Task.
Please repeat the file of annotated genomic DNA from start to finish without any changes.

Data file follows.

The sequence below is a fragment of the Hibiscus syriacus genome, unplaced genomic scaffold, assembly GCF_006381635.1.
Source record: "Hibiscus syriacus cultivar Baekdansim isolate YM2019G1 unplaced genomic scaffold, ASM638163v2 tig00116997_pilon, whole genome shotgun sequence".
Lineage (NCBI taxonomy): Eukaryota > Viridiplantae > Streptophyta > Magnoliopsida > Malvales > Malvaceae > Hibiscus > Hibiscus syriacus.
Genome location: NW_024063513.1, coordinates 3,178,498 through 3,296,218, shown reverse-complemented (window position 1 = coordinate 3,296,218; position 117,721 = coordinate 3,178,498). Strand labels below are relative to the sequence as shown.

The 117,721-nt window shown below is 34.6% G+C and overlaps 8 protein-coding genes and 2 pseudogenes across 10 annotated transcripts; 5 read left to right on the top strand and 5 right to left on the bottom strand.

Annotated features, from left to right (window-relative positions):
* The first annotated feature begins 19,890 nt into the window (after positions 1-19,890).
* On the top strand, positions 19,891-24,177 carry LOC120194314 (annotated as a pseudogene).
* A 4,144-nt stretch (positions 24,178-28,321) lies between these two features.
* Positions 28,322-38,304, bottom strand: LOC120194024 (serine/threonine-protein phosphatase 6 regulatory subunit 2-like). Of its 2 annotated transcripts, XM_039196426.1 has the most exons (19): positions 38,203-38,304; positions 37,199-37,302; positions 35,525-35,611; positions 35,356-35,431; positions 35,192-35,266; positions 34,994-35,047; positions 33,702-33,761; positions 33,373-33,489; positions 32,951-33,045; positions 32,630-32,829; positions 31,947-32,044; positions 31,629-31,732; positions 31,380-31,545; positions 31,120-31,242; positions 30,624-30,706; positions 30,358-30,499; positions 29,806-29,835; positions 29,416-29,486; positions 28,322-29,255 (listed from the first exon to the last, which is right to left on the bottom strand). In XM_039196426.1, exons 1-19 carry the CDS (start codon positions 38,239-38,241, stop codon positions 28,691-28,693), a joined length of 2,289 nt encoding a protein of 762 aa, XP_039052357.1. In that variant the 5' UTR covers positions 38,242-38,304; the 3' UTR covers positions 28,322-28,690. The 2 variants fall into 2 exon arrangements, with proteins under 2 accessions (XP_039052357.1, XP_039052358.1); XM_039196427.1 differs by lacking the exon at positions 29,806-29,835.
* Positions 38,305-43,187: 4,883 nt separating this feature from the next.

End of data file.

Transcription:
The sequence below is a fragment of the Hibiscus syriacus genome, unplaced genomic scaffold, assembly GCF_006381635.1.
Source record: "Hibiscus syriacus cultivar Baekdansim isolate YM2019G1 unplaced genomic scaffold, ASM638163v2 tig00116997_pilon, whole genome shotgun sequence".
Lineage (NCBI taxonomy): Eukaryota > Viridiplantae > Streptophyta > Magnoliopsida > Malvales > Malvaceae > Hibiscus > Hibiscus syriacus.
Genome location: NW_024063513.1, coordinates 3,178,498 through 3,296,218, shown reverse-complemented (window position 1 = coordinate 3,296,218; position 117,721 = coordinate 3,178,498). Strand labels below are relative to the sequence as shown.

The 117,721-nt window shown below is 34.6% G+C and overlaps 8 protein-coding genes and 2 pseudogenes across 10 annotated transcripts; 5 read left to right on the top strand and 5 right to left on the bottom strand.

Annotated features, from left to right (window-relative positions):
* The first annotated feature begins 19,890 nt into the window (after positions 1-19,890).
* On the top strand, positions 19,891-24,177 carry LOC120194314 (annotated as a pseudogene).
* A 4,144-nt stretch (positions 24,178-28,321) lies between these two features.
* Positions 28,322-38,304, bottom strand: LOC120194024 (serine/threonine-protein phosphatase 6 regulatory subunit 2-like). Of its 2 annotated transcripts, XM_039196426.1 has the most exons (19): positions 38,203-38,304; positions 37,199-37,302; positions 35,525-35,611; positions 35,356-35,431; positions 35,192-35,266; positions 34,994-35,047; positions 33,702-33,761; positions 33,373-33,489; positions 32,951-33,045; positions 32,630-32,829; positions 31,947-32,044; positions 31,629-31,732; positions 31,380-31,545; positions 31,120-31,242; positions 30,624-30,706; positions 30,358-30,499; positions 29,806-29,835; positions 29,416-29,486; positions 28,322-29,255 (listed from the first exon to the last, which is right to left on the bottom strand). In XM_039196426.1, exons 1-19 carry the CDS (start codon positions 38,239-38,241, stop codon positions 28,691-28,693), a joined length of 2,289 nt encoding a protein of 762 aa, XP_039052357.1. In that variant the 5' UTR covers positions 38,242-38,304; the 3' UTR covers positions 28,322-28,690. The 2 variants fall into 2 exon arrangements, with proteins under 2 accessions (XP_039052357.1, XP_039052358.1); XM_039196427.1 differs by lacking the exon at positions 29,806-29,835.
* Positions 38,305-43,187: 4,883 nt separating this feature from the next.